Introduction: Funding was obtained at the start of the project for the undertaking of the Fundamental Design Calculations (FDCs) for the 5AT locomotive. This task has now been completed by David Wardale (as of November 2004) after some two and a half years of work. It is instructive to read Dave Wardale's summary of his work which are presented on a separate page.
The Fundamental Design Calculations cover the basic engineering design for the locomotive, and form the technical foundation from which the detailed design and manufacturing drawings etc will be undertaken. The FDCs are extremely detailed and in the case of the most critical items such as the reciprocating components, they extend almost to the level of "detail design".
The introductory "General Calculations" which define the performance criteria upon which the remaining FDCs are based, are reproduced on this website (see below). Several notes are included on this page, some describing criteria or suppositions upon which individual FDCs have been based, others summarizing conclusions that have been derived from the calculations.
Summary of FDC Calculations: A summary of completed calculations is tabulated below:






General Calculations  

Determination of Target Power & Tractive Effort – Speed Characteristics 


Latest update 26 Aug 2002; Posted on website. 

Determination of Target Load – Speed  Gradient Curves 


Latest update 26 Aug 2002; Posted on website. 

Preliminary Basic Calculations amendment (b) 


Latest update 22 Jan 2007; Posted on website. 

Preliminary Basic Calculations (final version) Revision 2 


Latest update 21 Jan 2007; Posted on website. 

Tractive Effort Diagrams 


Latest update 3 Jul 2004; Posted on website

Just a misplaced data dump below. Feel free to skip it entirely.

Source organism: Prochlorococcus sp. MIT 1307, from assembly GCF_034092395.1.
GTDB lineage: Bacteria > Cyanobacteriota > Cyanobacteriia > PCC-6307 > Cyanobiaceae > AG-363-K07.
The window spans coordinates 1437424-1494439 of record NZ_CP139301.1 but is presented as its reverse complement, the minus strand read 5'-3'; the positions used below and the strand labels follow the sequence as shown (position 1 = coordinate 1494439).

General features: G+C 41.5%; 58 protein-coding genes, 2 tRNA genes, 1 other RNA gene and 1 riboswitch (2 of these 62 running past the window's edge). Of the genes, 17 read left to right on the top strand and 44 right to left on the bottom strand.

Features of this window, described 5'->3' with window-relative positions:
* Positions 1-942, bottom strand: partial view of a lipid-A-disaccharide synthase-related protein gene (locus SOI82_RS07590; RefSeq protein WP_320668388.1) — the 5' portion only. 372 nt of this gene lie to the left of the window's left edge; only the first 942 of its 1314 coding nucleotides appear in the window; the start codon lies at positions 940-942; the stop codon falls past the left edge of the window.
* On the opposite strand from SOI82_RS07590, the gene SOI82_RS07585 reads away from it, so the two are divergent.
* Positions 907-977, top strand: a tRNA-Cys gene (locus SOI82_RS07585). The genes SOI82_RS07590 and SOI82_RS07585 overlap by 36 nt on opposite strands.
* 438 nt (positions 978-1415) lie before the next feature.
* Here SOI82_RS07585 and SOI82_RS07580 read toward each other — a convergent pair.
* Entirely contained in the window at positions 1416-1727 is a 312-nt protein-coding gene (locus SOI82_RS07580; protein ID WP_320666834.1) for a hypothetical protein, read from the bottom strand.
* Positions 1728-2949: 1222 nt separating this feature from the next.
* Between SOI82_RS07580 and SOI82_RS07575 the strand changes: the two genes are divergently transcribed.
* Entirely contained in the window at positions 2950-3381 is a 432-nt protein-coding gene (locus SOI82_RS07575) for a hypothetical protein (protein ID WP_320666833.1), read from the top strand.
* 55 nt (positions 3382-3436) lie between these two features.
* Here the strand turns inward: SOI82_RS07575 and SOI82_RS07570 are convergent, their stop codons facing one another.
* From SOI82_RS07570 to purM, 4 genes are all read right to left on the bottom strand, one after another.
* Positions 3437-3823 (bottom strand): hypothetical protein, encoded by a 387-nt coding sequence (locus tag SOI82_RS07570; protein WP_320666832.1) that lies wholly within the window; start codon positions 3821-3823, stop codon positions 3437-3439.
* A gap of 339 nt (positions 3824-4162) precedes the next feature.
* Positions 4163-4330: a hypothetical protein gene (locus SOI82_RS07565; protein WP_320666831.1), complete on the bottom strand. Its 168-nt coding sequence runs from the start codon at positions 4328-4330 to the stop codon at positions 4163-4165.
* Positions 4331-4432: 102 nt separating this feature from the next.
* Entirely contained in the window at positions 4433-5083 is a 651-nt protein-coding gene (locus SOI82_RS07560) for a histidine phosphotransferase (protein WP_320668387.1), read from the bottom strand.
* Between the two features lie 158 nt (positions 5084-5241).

Reciprocating Components of the Engine and Drive Gear  

Pistons, Rings Rods and Tail Rods 


Latest update 14 Apr 2003 

Crosshead and Slidebars 


Latest update 3 Jul 2003 

Connecting Rods 


Latest update 16 Mar 2003 

Crankpins, Coupling Rods, Driving & Coupled Axles, and Crankpin & Axle Roller Bearings 


Latest update 3 Jul 2004 

Piston Valves, Valve Rings, Valve Spindles and Packings (see note below) 


Latest update 5 Jul 2003 

Valve Gear 


Completed 23 June 2003 

Cylinders and Cylinder Liners 


Latest update 3 Jul 2004 

Valve Liner Cooling Steam Calculations 


Completed 13 Mar 2004 

Wheel Balancing (see note below) 


Latest update 30 Apr 2004 

Feedwater Heating (see note below) 


Last update 22 Aug 2003 

Combustion Air Heating 


Completed 19 Aug 2003 

Boiler  

Boiler Strength (see note below) 


Completed 28 Feb 2004 

Boiler Combustion System 


Completed 28 Nov 2003 

Combustion Gas + Steam Flow and Heat Transfer 


Completed 28 Feb 2004 

Exhaust System (see note below) 


Completed 12 Apr 2004 

Spring Rigging (see note below) 


Last updated 2 Aug 2004 

Mainframe 


Completed 4 July 2004 

Brakes 


Completed 11 Aug 2004 

Leading Bogie + Engine Stability 


Completed 6 Nov 2004 

Specification of Proprietary Equipment 


Completed 20 Oct 2004 

Performance Predictions (see notes below) 


Completed 22 Feb 2005 
TOTALS 


[* page totals exclude illustrations but include listings of references.] 
Notes on FDC4  Piston Valves, Valve Rings, Valve Spindles and Packings:
The following notes by David Wardale precede the calculations for the valves, and are reproduced here for the benefit of those who are interested: